Dose-limiting toxicity (DLT) was defined as, according to the Common Terminology Criteria for Adverse Events (CTCAE) version 4.0, any of the following when considered related to protocol treatment: any grade 4 or 5 toxicities, grade 3 gastrointestinal toxicity despite the use of medical intervention and/or prophylaxis, grade 3 anemia, or grade 3 nonhematologic toxicities except nausea, vomiting, diarrhea, constipation, pain, and hypertension controlled with medication. In the beginning of the study, the first 3 patients were treated at starting dose of axitinib with 1 mg twice daily, and the next step would follow the rule described here. In order to observe any acute or delayed toxicities, our investigators waited for at least 3 months before moving to subsequent dose levels. If DLT was observed in 0 of 3 patients at a given dose level, the study would enter the next higher dose level. If DLT developed in ≥ 2 of 3 patients, the study would return to the next lower dose level if any. If DLT was noticed in 1 of 3 patients at a given dose level, additional 3 patients would be needed at this dose level. If DLT was noticed in 1 patient of the expanded 6-patient cohort, the study proceeded to the next higher level. If DLT developed in ≥ 2 patients of the expanded 6-patient cohort, the trial would proceed to the next lower dose level if any. When there were only 3 patients in the next lower dose level, 3 additional patients would be enrolled; while 6 patients are already there, the phase I trial would be stopped. MTD is defined as the dose at which ≤ 1/6 encounters DLT. It was estimated that about 9 to 18 patients would be enrolled in the phase I study. At least 3 months of follow-up after completion of protocol treatment should be performed to allow an adequate observation of DLT occurrence.

The descriptive statistics were summarized as percentages for proportions and as median (with ranges in parentheses) for continuous values. By response evaluation criteria in solid tumors (RECIST) version 1.1 [41], the response were evaluated by a radiologist at 3 months after treatment initiation. Survival curves were analyzed by Kaplan–Meier method, using Log-rank test when determining statistical significance of difference between subgroups. A p value < 0.05 (two-tailed) would be considered statistically significant. All statistical analyses were performed using Statistical Package for Social Sciences software version 20 (SPSS, Inc, Chicago, IL).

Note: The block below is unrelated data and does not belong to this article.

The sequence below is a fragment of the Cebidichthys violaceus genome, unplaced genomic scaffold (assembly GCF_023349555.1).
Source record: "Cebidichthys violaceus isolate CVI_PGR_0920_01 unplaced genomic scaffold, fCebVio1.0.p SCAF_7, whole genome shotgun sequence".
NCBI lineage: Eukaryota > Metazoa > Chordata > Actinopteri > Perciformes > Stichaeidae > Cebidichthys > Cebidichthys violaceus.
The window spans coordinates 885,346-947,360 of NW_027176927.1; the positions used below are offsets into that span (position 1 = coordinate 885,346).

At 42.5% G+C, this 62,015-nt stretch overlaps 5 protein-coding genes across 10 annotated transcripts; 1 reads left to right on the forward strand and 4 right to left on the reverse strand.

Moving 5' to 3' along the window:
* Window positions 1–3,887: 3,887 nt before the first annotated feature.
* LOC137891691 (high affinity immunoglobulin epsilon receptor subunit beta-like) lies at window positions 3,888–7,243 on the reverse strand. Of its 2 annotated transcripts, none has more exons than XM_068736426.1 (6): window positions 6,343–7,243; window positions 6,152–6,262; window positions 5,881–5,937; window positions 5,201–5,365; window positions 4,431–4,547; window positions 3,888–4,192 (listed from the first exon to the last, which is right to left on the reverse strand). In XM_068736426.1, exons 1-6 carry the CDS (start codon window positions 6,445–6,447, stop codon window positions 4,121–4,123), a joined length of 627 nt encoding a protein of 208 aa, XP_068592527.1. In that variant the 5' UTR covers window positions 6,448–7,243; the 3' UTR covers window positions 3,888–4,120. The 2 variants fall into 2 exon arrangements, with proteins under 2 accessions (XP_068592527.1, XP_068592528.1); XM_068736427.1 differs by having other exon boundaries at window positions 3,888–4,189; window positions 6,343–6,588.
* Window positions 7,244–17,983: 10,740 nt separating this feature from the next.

Results

During the phase I study, total nine patients were enrolled. Among the total 9 patients, median age was 72 years (range 37–83 years), 88.9% were male, 78% had Child–Pugh class A, and 67% had hepatitis B or C (Table 1). At baseline, 33% had multiple liver tumors, 33% had portal vein thrombosis, none had lymph node metastasis, 11% had distant metastasis, and the median of liver tumor maximum diameter was 6.6 cm (Table 1). Each 3 patients subsequently entered cohorts of axitinib dose levels: 1 mg twice daily (n = 3), 2 mg twice daily (n = 3) and 3 mg twice daily (n = 3). Dose-limiting toxicity (DLT) did not occur in the 3 cohorts (Table 2), and the MTD was defined as 3 mg twice daily in this study. The most common adverse events (AEs) occurring in patients receiving axitinib (all grades) were hypertension, proteinuria, increased alanine transaminase (ALT), increased alkaline phosphatase (ALK-P), and increased bilirubin. The most common grade 3 AEs were hypertension, which could be managed by anti-hypertensive agents. Other grade 3 AEs included nausea, vomiting and diarrhea, which were all manageable. Among all patients, no grade 4 or 5 AEs occurred.

Table 1 Patient and tumor characteristics at baseline (n = 9)
Table 2 Toxicities

Among all 9 patients, overall response rate by RECIST criteria was 66.7%, including 3 complete responses (CR) and 3 partial responses (PR), at 3 months after treatment initiation (Table 3 & Fig. 1a). RT in-field response rate was 77.8% (4 CR and 3 PR) (Table 3 and Fig. 1b). The axitinib dose levels were not associated with tumor response (p = 0.406). Figure 2 illustrated one patient with CR with CT scans before and after RT in combination with axitinib 1 mg twice daily.

Table 3 Tumor response to axitinib in combination with radiotherapy (n = 9)
Fig. 1
figure1